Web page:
The Various Stages of a

New Jersey Attorney Ethics Matter

Stages NJ Attorney Ethics Matter

NJ attorney ethics grievances and complaints follow a set procedure. Lawyers should be aware of the nuts and bolts of how that system works.

The Various Stages of A New Jersey Attorney Ethics Matter

An attorney who has been served with an ethics grievance or formal ethics complaint should be aware of the life cycle of an ethics matter. Essentially, there are various procedural plateaus in which the matter will either proceed or not, according to a variety of factors relating to the nature of the alleged ethics breach.

1. Prior to the Ethics Grievance Being Docketed
The District Ethics Committees docket grievances through a process that is usually overseen by the secretary of the committee. The respondent will not have a role in that process. However, there are situations in which the grievance does not reflect alleged actions by the respondent that if proven, would constitute an ethical violation. Such grievances should not be docketed. R. 1:20-3 (e). There is no one way to achieve this, and unfortunately, the respondent rarely will know in advance that the grievance is being docketed in the first place. However, in a situation that involves either the grievant providing advance notice to the respondent or the secretary of the District Ethics Committee reaching out to the respondent before docketing the grievance, there might be an opportunity to forestall the grievance being filed at all.

2. Grievances That are Handled by the NJ Office of the Attorney Ethics vs. Those That are Handled by the Local District Ethics Committees
One of the nuances of the attorney ethics procedure is that the grievances are usually filed with the secretary of the District Ethics Committee in the county where the respondent practices. At that point, the decision is usually made as to whether the applicable District Ethics Committee will handle the matter or if it will be referred to the Office of Attorney Ethics itself. Generally speaking, the OAE will become involved when a matter is either too complex to be handled by a volunteer investigator on the District Ethics Committee or involves potential violations of the Rules of Professional Conduct that are exceptionally egregious. One example that comes up a great deal is a grievance stemming from a random audit of an attorney’s trust account. The auditor generally is an employee of the Office of Attorney Ethics who will forward a grievance stemming from what is found in the audit to an investigator in that same office. In that example, the local District Ethics Committee would not usually be involved.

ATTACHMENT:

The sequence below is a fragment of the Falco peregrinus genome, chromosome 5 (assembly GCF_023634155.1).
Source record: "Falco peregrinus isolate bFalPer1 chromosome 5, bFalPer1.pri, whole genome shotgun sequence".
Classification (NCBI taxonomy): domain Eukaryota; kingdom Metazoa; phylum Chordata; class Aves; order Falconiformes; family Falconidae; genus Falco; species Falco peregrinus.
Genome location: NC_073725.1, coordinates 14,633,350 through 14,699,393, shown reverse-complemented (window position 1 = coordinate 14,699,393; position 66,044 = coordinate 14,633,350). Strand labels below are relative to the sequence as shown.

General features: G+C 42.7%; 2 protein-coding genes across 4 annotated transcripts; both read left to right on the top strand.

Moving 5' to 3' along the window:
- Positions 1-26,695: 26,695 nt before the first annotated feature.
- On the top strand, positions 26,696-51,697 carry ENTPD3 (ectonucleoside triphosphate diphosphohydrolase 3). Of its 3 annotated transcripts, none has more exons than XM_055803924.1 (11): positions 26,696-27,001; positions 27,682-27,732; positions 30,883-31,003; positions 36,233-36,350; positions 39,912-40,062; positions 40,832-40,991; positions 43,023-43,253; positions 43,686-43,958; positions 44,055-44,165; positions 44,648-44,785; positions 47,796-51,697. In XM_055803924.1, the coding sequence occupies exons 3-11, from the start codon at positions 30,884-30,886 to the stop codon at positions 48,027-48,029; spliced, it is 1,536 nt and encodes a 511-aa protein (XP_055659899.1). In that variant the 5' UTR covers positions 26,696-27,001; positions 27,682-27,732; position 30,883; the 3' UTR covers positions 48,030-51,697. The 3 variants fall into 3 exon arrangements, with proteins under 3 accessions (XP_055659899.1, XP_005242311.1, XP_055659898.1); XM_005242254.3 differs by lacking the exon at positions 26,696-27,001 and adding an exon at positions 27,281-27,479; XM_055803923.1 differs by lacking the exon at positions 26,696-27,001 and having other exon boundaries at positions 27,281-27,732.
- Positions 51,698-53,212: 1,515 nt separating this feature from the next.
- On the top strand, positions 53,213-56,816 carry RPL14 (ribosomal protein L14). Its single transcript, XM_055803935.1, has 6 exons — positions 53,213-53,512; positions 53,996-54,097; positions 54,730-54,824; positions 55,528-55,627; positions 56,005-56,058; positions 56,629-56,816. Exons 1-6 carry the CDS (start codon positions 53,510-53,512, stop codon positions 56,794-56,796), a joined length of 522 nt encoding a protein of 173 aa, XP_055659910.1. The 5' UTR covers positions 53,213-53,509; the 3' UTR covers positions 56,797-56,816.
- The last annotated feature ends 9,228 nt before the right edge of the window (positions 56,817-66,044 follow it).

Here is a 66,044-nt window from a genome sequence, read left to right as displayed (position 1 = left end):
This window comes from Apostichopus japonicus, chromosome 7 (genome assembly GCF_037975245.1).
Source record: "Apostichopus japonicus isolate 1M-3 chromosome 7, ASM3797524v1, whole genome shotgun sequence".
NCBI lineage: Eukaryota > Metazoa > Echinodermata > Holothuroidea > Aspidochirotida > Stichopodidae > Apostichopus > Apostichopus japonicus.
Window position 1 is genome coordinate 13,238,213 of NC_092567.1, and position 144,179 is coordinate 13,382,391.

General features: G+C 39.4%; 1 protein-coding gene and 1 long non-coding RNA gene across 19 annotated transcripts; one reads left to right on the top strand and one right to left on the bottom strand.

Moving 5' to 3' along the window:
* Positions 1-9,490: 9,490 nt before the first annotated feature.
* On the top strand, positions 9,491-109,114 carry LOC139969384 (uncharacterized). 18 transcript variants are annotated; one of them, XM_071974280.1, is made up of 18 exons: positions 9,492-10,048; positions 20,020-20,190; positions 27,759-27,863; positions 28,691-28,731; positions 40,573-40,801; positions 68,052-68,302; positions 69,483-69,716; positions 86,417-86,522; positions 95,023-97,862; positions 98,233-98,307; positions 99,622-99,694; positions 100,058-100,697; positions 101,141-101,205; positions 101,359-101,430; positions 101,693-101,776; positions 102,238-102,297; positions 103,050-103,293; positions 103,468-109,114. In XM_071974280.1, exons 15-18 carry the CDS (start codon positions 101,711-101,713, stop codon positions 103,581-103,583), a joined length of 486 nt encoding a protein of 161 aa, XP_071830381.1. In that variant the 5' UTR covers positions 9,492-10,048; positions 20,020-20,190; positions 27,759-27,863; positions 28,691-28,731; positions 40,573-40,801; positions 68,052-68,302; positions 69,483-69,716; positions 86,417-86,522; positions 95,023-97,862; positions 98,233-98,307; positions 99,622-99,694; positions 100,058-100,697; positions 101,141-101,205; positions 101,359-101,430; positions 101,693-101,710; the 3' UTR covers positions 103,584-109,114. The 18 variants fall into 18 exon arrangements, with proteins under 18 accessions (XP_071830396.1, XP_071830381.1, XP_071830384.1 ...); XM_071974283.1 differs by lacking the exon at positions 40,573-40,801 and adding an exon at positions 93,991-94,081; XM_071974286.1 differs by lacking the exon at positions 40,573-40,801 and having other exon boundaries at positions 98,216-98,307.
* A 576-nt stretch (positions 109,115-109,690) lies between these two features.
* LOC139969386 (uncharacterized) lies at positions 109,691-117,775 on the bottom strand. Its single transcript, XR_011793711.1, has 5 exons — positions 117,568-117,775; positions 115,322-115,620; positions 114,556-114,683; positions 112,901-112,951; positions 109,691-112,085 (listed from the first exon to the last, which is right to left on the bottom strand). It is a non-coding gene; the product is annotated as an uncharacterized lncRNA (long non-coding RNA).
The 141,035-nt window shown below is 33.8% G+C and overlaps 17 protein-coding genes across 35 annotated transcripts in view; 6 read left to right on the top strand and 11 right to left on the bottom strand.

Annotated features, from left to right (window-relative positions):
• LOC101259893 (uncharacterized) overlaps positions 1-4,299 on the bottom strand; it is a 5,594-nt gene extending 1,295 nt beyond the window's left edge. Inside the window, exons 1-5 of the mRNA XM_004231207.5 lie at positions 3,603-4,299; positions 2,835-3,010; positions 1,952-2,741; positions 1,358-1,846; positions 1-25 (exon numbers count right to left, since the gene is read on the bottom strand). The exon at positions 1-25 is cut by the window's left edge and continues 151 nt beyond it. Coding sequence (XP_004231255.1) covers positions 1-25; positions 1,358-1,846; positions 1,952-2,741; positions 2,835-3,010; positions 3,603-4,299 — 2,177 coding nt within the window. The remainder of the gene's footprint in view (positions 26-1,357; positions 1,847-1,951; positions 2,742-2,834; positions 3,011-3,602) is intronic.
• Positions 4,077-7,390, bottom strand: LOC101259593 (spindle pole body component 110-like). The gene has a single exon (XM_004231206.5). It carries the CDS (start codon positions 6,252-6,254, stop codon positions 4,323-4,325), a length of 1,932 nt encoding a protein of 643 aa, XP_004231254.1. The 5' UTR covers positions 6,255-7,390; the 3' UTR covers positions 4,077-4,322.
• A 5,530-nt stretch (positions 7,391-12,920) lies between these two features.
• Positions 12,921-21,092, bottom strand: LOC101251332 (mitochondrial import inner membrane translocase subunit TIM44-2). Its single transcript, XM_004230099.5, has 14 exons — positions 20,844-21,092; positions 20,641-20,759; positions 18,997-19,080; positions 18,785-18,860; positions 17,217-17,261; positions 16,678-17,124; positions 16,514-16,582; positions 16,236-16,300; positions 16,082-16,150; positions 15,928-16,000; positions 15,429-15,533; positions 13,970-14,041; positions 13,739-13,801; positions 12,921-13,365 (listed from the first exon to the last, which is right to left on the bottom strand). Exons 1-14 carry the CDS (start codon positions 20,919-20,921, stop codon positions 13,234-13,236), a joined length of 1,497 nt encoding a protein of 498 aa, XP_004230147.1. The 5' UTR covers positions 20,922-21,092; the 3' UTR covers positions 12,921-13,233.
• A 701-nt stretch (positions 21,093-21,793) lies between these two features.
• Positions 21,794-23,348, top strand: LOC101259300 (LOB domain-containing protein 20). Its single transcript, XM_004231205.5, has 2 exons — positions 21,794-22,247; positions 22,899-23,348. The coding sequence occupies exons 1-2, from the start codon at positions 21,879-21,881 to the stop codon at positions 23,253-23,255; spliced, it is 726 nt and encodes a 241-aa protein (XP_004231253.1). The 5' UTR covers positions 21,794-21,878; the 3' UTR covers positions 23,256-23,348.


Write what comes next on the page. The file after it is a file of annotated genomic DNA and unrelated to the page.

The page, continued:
3. During the Investigation of the Grievance
It is important to open the lines of communication between the investigator and the attorney for the respondent. Not only is there an ethical obligation to cooperate with the process by giving full and complete responses to the investigator’s queries, but there is also the possibility of trying to resolve the matter through the process of a diversion, i.e. entering into an agreement in lieu of discipline. R. 1:20-3 (i)(2)(B). There is a short timeframe to do so, and there are strict requirements that must be met. The most notable of these is that the respondent must have a clean ethics record.

The diversion process is not a panacea. First, there are numerous levels of approval that have to be obtained in order for it to be approved; in other words, the fact that the District Ethics Committee investigator is amenable to a diversion is not the final word. Indeed, even if the investigator, secretary and chair of the District Ethics Committee do not object to a diversion, the Office of Attorney Ethics still has the ultimate say—indeed, there are scenarios in which the Disciplinary Review Board might overrule a provisional approval, as well. Obviously, the egregiousness of the underlying conduct that led to the grievance will be a key factor.

Even in the absence of a diversion, there is the possibility that the grievance might not proceed to the complaint stage. So as not to forestall that possibility, it is important that the respondent not engage in self-defeating behavior. Examples include,

  • not taking the time to provide the investigator with a complete summary of the underlying facts and defenses;
  • not being available for the interview with the investigator; and
  • not providing a robust reply, if appropriate, to the responsive letter the grievant may give the investigator with regard to the respondent’s explanation for the conduct.

Undoubtedly, the most effective approach to dealing with the grievance is to acknowledge that it is effectively the new normal, so to speak. Therefore, as distasteful as it may be, responding to it must be done in a comprehensive and methodical manner.

4. Once a Complaint is Filed
By that point, the diversion process is no longer available. Id. However, there is still the possibility of discipline by consent. R. 1:20-10. This can be sought at any time during the investigation or hearing, but prior to the issuance of the hearing report. Id. at (b)1.

5. During the Hearing
To restate the obvious, the respondent’s attorney should forcefully advocate at the ultimate hearing for a finding that no discipline should be imposed.

6. Before the Disciplinary Review Board
The DRB has jurisdiction to review the hearing determination and how that determination was reached. It can then review the entire matter, and if it finds that no discipline should have been imposed, overturn what was done at the hearing (or take other action, as appropriate). R. 1:20-15.

7. Before the Supreme Court of New Jersey
Ultimately, the Supreme Court of New Jersey has the jurisdiction to review any matter relating to the ethics process.

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